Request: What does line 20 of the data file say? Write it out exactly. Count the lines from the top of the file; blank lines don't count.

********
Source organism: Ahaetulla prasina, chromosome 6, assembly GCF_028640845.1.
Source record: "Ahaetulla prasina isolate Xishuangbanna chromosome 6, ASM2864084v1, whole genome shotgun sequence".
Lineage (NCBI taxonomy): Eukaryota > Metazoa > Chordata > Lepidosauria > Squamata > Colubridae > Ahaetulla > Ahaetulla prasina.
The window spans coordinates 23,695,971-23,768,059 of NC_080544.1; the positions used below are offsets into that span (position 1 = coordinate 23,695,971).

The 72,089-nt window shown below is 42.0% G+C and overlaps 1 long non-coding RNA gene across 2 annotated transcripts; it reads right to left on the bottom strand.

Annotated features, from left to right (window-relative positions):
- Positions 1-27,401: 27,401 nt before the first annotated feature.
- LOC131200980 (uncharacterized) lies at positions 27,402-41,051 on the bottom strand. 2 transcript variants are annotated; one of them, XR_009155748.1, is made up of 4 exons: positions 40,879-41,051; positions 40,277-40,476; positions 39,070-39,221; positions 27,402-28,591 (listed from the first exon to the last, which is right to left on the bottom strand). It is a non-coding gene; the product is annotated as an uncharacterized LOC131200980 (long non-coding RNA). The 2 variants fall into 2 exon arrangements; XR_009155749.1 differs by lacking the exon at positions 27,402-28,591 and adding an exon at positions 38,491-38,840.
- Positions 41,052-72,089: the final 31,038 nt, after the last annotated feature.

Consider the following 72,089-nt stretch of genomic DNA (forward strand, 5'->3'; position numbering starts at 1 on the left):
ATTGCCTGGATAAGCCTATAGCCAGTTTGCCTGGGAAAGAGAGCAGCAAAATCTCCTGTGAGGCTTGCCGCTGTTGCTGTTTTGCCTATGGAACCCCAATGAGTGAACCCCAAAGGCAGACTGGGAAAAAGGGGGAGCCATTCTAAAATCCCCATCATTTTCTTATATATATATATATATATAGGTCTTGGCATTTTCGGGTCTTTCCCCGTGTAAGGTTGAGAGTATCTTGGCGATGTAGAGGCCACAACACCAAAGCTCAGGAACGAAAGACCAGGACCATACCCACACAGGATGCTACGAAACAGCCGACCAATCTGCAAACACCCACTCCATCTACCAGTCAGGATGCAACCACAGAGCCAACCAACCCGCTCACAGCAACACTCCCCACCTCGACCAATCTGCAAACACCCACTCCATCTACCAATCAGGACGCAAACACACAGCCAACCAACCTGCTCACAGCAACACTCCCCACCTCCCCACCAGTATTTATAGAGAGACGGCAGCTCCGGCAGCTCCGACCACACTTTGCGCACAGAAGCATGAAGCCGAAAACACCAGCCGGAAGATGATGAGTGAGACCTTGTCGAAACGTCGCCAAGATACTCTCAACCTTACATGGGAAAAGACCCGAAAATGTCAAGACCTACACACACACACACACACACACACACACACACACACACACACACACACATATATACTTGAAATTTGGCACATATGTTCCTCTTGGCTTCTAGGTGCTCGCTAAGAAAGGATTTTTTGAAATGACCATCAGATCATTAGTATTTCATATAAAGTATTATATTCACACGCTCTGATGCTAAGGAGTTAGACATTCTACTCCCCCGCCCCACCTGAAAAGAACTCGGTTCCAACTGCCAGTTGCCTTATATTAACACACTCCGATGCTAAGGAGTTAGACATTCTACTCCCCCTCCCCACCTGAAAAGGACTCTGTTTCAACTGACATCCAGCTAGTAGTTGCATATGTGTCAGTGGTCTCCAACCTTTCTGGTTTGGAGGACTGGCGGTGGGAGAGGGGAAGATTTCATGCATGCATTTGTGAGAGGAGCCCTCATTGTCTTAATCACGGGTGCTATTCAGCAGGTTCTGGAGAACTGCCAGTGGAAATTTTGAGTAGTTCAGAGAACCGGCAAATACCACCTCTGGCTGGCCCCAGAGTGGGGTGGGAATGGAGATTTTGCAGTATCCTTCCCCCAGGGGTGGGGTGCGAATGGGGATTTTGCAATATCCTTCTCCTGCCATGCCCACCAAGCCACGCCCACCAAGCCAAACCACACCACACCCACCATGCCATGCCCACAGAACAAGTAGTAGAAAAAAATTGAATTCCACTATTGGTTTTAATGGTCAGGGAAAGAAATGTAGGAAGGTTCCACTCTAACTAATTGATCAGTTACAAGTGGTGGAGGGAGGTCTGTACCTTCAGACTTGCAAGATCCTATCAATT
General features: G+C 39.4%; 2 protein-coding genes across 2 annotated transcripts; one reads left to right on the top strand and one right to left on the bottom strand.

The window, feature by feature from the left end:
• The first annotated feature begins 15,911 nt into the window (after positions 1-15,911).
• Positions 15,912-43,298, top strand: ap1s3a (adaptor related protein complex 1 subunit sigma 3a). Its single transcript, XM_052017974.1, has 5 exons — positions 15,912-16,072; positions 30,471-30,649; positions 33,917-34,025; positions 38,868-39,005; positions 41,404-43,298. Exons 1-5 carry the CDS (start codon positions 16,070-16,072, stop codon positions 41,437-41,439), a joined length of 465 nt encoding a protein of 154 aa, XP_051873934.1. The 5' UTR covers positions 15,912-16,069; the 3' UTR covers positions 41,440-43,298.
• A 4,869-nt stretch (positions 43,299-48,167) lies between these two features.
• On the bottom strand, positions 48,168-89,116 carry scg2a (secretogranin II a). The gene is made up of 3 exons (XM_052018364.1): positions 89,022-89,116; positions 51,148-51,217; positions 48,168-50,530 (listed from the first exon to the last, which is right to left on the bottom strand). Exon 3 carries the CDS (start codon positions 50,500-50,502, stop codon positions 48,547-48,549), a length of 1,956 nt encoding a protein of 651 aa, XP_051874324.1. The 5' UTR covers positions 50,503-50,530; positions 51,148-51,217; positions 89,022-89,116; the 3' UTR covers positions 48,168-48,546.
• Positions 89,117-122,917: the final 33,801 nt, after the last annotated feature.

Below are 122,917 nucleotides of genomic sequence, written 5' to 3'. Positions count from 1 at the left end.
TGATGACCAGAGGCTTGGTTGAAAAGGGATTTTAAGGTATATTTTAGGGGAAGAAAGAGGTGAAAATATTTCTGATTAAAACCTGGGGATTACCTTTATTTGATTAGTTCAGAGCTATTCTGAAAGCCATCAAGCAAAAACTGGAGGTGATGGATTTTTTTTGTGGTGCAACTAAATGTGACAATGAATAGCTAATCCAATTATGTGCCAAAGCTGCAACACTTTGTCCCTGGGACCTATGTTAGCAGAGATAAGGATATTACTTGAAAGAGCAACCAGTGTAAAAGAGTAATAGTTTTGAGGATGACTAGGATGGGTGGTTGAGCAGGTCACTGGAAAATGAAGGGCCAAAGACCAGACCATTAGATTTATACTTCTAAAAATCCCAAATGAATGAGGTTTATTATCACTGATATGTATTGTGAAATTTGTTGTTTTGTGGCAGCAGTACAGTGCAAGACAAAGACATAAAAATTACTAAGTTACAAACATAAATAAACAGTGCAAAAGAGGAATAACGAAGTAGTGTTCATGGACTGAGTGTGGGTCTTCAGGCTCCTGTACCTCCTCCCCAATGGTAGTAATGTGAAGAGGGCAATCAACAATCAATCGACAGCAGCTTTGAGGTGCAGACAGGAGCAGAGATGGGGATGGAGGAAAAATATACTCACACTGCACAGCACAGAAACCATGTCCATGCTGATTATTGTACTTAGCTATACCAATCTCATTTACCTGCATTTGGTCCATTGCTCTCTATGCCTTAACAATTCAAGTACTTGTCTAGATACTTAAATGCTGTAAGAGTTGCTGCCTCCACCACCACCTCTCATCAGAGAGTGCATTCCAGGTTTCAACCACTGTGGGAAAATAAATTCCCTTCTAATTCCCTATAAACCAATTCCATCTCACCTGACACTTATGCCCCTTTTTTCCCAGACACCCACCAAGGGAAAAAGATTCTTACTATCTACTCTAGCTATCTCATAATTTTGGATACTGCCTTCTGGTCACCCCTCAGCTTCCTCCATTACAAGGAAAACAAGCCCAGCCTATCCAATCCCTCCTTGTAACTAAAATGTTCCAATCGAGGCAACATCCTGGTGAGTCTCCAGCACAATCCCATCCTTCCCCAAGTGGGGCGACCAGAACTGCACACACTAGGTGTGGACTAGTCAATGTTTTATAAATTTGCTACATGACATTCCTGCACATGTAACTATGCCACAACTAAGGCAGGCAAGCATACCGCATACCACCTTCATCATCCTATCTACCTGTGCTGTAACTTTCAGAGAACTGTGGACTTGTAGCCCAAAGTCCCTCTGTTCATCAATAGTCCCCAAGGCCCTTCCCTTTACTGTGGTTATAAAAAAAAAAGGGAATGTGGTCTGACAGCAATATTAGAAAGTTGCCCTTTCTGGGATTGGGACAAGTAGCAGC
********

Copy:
TGATGACCAGAGGCTTGGTTGAAAAGGGATTTTAAGGTATATTTTAGGGGAAGAAAGAGGTGAAAATATTTCTGATTAAAACCTGGGGATTACCTTTATTTGATTAGTTCAGAGCTATTCTGAAAGCCATCAAGCAAAAACTGGAGGTGATGGATTTTTTTTGTGGTGCAACTAAATGTGACAATGAATAGCTAATCCAATTATGTGCCAAAGCTGCAACACTTTGTCCCTGGGACCTATGTTAGCAGAGATAAGGATATTACTTGAAAGAGCAACCAGTGTAAAAGAGTAATAGTTTTGAGGATGACTAGGATGGGTGGTTGAGCAGGTCACTGGAAAATGAAGGGCCAAAGACCAGACCATTAGATTTATACTTCTAAAAATCCCAAATGAATGAGGTTTATTATCACTGATATGTATTGTGAAATTTGTTGTTTTGTGGCAGCAGTACAGTGCAAGACAAAGACATAAAAATTACTAAGTTACAAACATAAATAAACAGTGCAAAAGAGGAATAACGAAGTAGTGTTCATGGACTGAGTGTGGGTCTTCAGGCTCCTGTACCTCCTCCCCAATGGTAGTAATGTGAAGAGGGCAATCAACAATCAATCGACAGCAGCTTTGAGGTGCAGACAGGAGCAGAGATGGGGATGGAGGAAAAATATACTCACACTGCACAGCACAGAAACCATGTCCATGCTGATTATTGTACTTAGCTATACCAATCTCATTTACCTGCATTTGGTCCATTGCTCTCTATGCCTTAACAATTCAAGTACTTGTCTAGATACTTAAATGCTGTAAGAGTTGCTGCCTCCACCACCACCTCTCATCAGAGAGTGCATTCCAGGTTTCAACCACTGTGGGAAAATAAATTCCCTTCTAATTCCCTATAAACCAATTCCATCTCACCTGACACTTATGCCCCTTTTTTCCCAGACACCCACCAAGGGAAAAAGATTCTTACTATCTACTCTAGCTATCTCATAATTTTGGATACTGCCTTCTGGTCACCCCTCAGCTTCCTCCATTACAAGGAAAACAAGCCCAGCCTATCCAATCCCTCCTTGTAACTAAAATGTTCCAATCGAGGCAACATCCTGGTGAGTCTCCAGCACAATCCCATCCTTCCCCAAGTGGGGCGACCAGAACTGCACACACTAGGTGTGGACTAGTCAATGTTTTATAAATTTGCTACATGACATTCCTGCACATGTAACTATGCCACAACTAAGGCAGGCAAGCATACCGCATACCACCTTCATCATCCTATCTACCTGTGCTGTAACTTTCAGAGAACTGTGGACTTGTAGCCCAAAGTCCCTCTGTTCATCAATAGTCCCCAAGGCCCTTCCCTTTACTGTGGTTATAAAAAAAAAAGGGAATGTGGTCTGACAGCAATATTAGAAAGTTGCCCTTTCTGGGATTGGGACAAGTAGCAGC